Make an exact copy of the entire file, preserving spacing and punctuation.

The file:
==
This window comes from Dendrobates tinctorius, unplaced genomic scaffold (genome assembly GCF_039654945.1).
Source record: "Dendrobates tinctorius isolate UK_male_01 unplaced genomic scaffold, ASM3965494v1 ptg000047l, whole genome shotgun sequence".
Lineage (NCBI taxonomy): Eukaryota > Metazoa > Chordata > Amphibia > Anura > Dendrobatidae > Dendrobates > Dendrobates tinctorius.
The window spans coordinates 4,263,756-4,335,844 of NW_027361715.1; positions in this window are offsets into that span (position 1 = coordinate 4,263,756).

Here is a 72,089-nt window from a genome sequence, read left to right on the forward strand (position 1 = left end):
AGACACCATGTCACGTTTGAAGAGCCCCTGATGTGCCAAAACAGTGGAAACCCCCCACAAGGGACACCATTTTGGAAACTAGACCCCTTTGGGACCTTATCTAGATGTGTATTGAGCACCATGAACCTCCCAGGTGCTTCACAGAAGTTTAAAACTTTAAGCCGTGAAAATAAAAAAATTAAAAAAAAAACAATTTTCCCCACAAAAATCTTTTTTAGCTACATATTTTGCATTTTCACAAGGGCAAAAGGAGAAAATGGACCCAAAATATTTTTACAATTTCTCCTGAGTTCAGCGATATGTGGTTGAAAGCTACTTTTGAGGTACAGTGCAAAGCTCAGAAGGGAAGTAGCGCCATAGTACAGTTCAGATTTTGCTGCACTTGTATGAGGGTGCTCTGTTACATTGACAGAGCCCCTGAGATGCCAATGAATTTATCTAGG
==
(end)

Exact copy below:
This window comes from Dendrobates tinctorius, unplaced genomic scaffold (genome assembly GCF_039654945.1).
Source record: "Dendrobates tinctorius isolate UK_male_01 unplaced genomic scaffold, ASM3965494v1 ptg000047l, whole genome shotgun sequence".
Lineage (NCBI taxonomy): Eukaryota > Metazoa > Chordata > Amphibia > Anura > Dendrobatidae > Dendrobates > Dendrobates tinctorius.
The window spans coordinates 4,263,756-4,335,844 of NW_027361715.1; positions in this window are offsets into that span (position 1 = coordinate 4,263,756).

Here is a 72,089-nt window from a genome sequence, read left to right on the forward strand (position 1 = left end):
AGACACCATGTCACGTTTGAAGAGCCCCTGATGTGCCAAAACAGTGGAAACCCCCCACAAGGGACACCATTTTGGAAACTAGACCCCTTTGGGACCTTATCTAGATGTGTATTGAGCACCATGAACCTCCCAGGTGCTTCACAGAAGTTTAAAACTTTAAGCCGTGAAAATAAAAAAATTAAAAAAAAAACAATTTTCCCCACAAAAATCTTTTTTAGCTACATATTTTGCATTTTCACAAGGGCAAAAGGAGAAAATGGACCCAAAATATTTTTACAATTTCTCCTGAGTTCAGCGATATGTGGTTGAAAGCTACTTTTGAGGTACAGTGCAAAGCTCAGAAGGGAAGTAGCGCCATAGTACAGTTCAGATTTTGCTGCACTTGTATGAGGGTGCTCTGTTACATTGACAGAGCCCCTGAGATGCCAATGAATTTATCTAGG